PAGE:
Official Review: 1066 What Fates Impose by G K Holloway

Please use this forum to discuss historical fiction books. Common definitions define historical fiction as novels written at least 25-50 years after the book's setting.
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kislany
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Latest Review: 1066 What Fates Impose by G K Holloway

Official Review: 1066 What Fates Impose by G K Holloway

Post by kislany » 14 May 2018, 13:27

[Following is an official OnlineBookClub.org review of "1066 What Fates Impose" by G K Holloway.]
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4 out of 4 stars
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1066 What Fates Impose by G K Holloway is a historical fiction story that highlights a particular disturbing time in the history of England which culminated with the Battle of Hastings in 1066.

In a rather unusual move, the author starts the book with the end where we witness William the Conqueror’s last few moments. We also get a few glimpses into his mind and his many regrets about some important decisions he took in his life. Next, the story moves to some four years before 1066, when Edward the Confessor was king and Harold was just starting his political journey that would end (as all historical books point out) with his death during the Battle of Hastings.

People who have taken English history classes in school are familiar with the main events in the book. Still, the author gave an interesting fictionalized account of the main protagonists’ lives during those four years, which made for an engaging read.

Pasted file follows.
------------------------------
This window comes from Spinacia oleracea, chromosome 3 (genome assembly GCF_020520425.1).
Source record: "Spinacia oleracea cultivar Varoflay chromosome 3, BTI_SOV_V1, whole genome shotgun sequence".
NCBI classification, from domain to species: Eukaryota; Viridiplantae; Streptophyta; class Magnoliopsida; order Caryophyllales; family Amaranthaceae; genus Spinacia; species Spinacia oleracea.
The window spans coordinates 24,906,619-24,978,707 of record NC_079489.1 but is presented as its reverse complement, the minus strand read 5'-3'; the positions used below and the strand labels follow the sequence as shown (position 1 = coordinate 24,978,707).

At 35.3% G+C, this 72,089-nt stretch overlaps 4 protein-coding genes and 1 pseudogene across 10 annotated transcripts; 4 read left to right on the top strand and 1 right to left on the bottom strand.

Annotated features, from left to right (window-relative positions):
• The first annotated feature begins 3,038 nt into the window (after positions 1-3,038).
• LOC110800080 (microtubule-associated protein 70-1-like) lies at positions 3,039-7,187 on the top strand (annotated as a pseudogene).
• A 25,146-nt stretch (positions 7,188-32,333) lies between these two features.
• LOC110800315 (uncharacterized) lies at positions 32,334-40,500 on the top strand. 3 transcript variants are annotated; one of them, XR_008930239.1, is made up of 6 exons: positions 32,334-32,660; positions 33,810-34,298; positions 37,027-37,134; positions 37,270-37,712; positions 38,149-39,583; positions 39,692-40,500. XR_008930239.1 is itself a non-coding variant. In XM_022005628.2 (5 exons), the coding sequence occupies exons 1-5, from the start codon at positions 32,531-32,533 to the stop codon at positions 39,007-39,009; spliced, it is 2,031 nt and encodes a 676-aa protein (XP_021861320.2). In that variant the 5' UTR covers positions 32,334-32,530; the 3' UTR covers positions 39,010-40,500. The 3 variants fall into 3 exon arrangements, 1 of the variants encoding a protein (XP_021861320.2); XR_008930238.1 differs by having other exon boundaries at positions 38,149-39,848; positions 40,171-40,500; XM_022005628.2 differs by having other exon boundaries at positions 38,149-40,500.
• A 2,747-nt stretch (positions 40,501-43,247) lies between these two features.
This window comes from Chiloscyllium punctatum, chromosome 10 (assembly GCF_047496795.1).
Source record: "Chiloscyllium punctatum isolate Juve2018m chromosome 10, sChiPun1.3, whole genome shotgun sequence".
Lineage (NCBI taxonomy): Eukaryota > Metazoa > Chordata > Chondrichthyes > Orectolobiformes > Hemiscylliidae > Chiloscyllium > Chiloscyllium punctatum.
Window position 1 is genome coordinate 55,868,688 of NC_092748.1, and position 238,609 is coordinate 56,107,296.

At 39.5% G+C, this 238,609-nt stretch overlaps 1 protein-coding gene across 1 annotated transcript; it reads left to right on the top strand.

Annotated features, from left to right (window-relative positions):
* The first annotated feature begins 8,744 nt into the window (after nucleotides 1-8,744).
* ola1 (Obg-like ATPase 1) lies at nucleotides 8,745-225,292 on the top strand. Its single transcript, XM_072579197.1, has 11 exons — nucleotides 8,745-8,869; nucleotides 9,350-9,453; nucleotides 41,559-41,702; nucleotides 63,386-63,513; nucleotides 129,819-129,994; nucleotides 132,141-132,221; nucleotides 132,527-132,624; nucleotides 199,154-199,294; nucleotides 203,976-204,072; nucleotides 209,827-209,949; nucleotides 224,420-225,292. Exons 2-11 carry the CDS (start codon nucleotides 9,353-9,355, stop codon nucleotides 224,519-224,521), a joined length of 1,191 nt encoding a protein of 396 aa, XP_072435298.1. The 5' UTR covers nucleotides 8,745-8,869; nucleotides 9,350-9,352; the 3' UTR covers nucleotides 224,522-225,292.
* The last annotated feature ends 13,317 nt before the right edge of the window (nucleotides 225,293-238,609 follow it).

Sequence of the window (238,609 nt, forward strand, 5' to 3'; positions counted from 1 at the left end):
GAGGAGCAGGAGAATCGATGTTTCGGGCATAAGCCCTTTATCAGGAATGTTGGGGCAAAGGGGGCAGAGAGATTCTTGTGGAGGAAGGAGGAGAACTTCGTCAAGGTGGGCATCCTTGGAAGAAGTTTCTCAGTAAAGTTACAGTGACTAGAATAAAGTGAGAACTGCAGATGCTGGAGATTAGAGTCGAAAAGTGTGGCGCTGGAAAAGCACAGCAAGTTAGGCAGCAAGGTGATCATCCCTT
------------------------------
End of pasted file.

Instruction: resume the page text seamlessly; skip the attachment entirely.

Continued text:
The author keeps to the historical records quite closely, while adding his own flair when it comes to the day-to-day activities of kings and everyone else who impacted history in any way. We’ve learned in school that Edward had no children, so he had no heirs to succeed him as king. The historical details of Edward and Edith’s marriage are quite sketchy, so I enjoyed reading the re-imagined story of their life together and their worry about an heir.

As for the Battle of Hastings, I knew how it ended, and I also knew about Harold’s error in judgment, which ultimately cost him not only the throne but also his life. Nevertheless, I read the book with trepidation, eagerly awaiting the author’s take on the events. I have to hand it to Mr. Holloway; he even weaved the Halley’s Comet into the story. Based on historical accounts, in the year 1066 the comet had its most famous appearance on Earth. Due to the comet being believed to be an omen, many important decisions were taken that year that would change England’s fate forever.

Although this book, at some 700 pages, is quite long, it is a wonderful tale about a part of European history that shaped England and the whole of Europe to become what it is today. It is not an action-packed story. There is a lot of court drama, intrigue and scheming, and the whole book works its way up to the fateful Hastings. This is where the action really is. This is not to say that the book was boring. If you like historical novels, this will grab you and won’t let you go until the last page.

For a debut novel by an indie author, the writing was well-crafted and solid. The writer used easy words that were effortless to read and comprehend. The story was fluid, and the book made for a smooth read. Apart from a handful or two of grammatical and punctuation errors, there is not a lot I can criticize about its presentation.

Each character was well fleshed-out, and the tale went deep into their lives while never forgetting that the story is based on real facts. The book often read more like historical non-fiction than a fictionalized account; it all seemed so real.

Having said that, I did find a small flaw in the book: too many of the pages were full of political intrigue. At some point, it became overwhelming. However, it is very easy to see how the author did his extensive research for writing it. I can’t vouch for the accuracy of every single event in the story, but at least the main points that I already knew from before were well retold.